There has been a high level of international concern over the fate of the tiger in the Indian subcontinent for many years. The worries over the reported decline in tiger populations even in areas where they enjoy formal protection under law have heightened since the finding that the charismatic species has been wiped out entirely in some reserves, such as Sariska. Conservationists like Valmik Thapar have reported major losses in tiger populations in Ranthambore and local extinctions in Dampa, Namdapha and Palpurkuno.

As a not-for-profit initiative campaigning to protect the last remaining biodiversity everywhere, and engaged in advocacy with particular reference to the Anamalais, DiscoverWild shares the national concern on the future of the tiger.

Here, we discuss the presence of the tiger in the Western Ghats, from an ecological and conservation perspective.

Perhaps the most important role of the Panther tigris tigris in these internationally renowned "hotspot" montane forests of India is that of an umbrella species whose relative abundance is an indicator of the overall health of the ecosystem.

The Western Ghats and adjoining habitats have always hosted tiger populations, although their density in all regions may not compare with other types of habitat in the subcontinent.

Based on a study of the Western Ghats and other potential tiger conservation areas worldwide, Eric D.Wikramanayake and others proposed in 1999, that four Tiger Conservation Units (TCU) of varying levels of significance were feasible in these Ghats.

A TCU is defined by the authors as 'a block or cluster of blocks of existing habitats that contain or have the potential to contain, interacting populations of tigers.' A TCU need not be restricted to nor contain protected areas, but instead includes the entire landscape of natural habitats over which tigers may disperse and become established, Wikramanayake et al explain.

Such a TCU definition for moist tropical forests is found applicable to the following areas : Periyar - Kalakad - Mundanthurai; Dandeli - Bandipur; Parambikulam; Pablakhali. Of these, the first two sets of areas in the Ghats come under TCU I category, the highest ranked, based on such parameters as habitat integrity, poaching pressure and population status of the species.

DiscoverWild has included Parambikulam in Kerala in its ambit of activity in the Anamalais, as a protected area that is contiguous.

It is significant that the TCUs identified by Wikramanayake and others extend to some adjoining areas of Tamil Nadu. The authors describe these as the Cauvery and Tamil Nadu Dry Forest regions and they lie east of the Ghats. As conservationists are aware, there has been slow progress in delineating new conservation areas with a focus on the tiger in the Ghats, although some reports suggested in 2005 that the Indira Gandhi Wildlife Sanctuary in the Anamalais would become part of Project Tiger of the Indian government, which has a total of 28 reserves covering an area of 37,761 sq.km (Report of the Tiger Task Force, 2005).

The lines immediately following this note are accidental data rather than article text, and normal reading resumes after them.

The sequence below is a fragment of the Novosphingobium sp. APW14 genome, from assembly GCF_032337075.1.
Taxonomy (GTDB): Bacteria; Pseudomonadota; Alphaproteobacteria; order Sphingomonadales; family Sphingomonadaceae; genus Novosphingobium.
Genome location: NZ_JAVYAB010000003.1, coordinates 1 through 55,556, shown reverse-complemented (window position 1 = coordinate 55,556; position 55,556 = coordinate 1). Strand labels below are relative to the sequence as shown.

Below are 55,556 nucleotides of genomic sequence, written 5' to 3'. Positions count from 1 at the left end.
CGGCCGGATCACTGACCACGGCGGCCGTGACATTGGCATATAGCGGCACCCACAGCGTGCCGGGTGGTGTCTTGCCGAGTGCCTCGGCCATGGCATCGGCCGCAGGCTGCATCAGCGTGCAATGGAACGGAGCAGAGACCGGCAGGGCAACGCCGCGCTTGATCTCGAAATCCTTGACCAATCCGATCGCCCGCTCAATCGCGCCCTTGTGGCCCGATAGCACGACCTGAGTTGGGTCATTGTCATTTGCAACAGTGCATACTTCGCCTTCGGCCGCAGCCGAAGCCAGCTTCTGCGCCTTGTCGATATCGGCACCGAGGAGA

At present, there are four sites in the Western Ghats that come under Project Tiger. The PT areas in the Ghats are Bhadra (1998), Bandipur (1973), Periyar (1978) and Kalakkad-Mundanthurai (1988).

It is now widely recognised that research into the health of the forests and the conservation of tigers was not pursued with scientific rigour in most places. While some protected areas have yielded insights, these have been disproportionately small, given the critical importance of habitats in India to the long-term survival of tigers as a species.

Among the PAs in which long-term monitoring of tigers has been carried out with a scientific base is Nagarhole in Karnataka. Presenting their findings in the book "Riding the Tiger" (Ed by John Seidensticker et al, Cambridge University Press, 1999) scientists K.Ullas Karanth, Mel Sunquist and forester K.M.Chinnappa say this is one of the unique habitats in the Ghats, noted for its intact assemblage of seven large ungulate species (muntjac, chital, sambar, chousingha, gaur, wild pig and elephant) and three large predatory carnivores (tiger, leopard and dhole).

Nagarhole, with predominantly moist deciduous forests in high rainfall regions and dry deciduous forests in lower reaches, holds many lessons for the conservation of tiger populations in similar forests that face high levels of pressures from human activity.

An important finding is that active conservation intervention is necessary in the form of cessation of human pressures - the removal of biomass from forests, hunting, often encouraged by traditional practices, degradation of grasslands and swamps and clear-felling of forest - a stop to all this contributes to the recovery of tiger populations. Such a revival of tiger numbers is possible because the prey base returns to healthy levels.

It is important, therefore, to learn from the Nagarhole experience and strengthen schemes that provide for improved biomass and livelihood opportunities for tribals in areas that fall outside protected areas. This would leave inviolate forests for tigers to breed.

This is a feasible goal and the only sensible one. Too few forests are left that can support viable tiger populations. Only two to four per cent of the land area in the country remains under relatively good forest cover. The Western Ghats, which include the Anamalais and Parambikulam, form part of this hotspot of biodiversity and the heart of some of the nation's great rivers. DiscoverWild will endeavour to protect this priceless part of the country.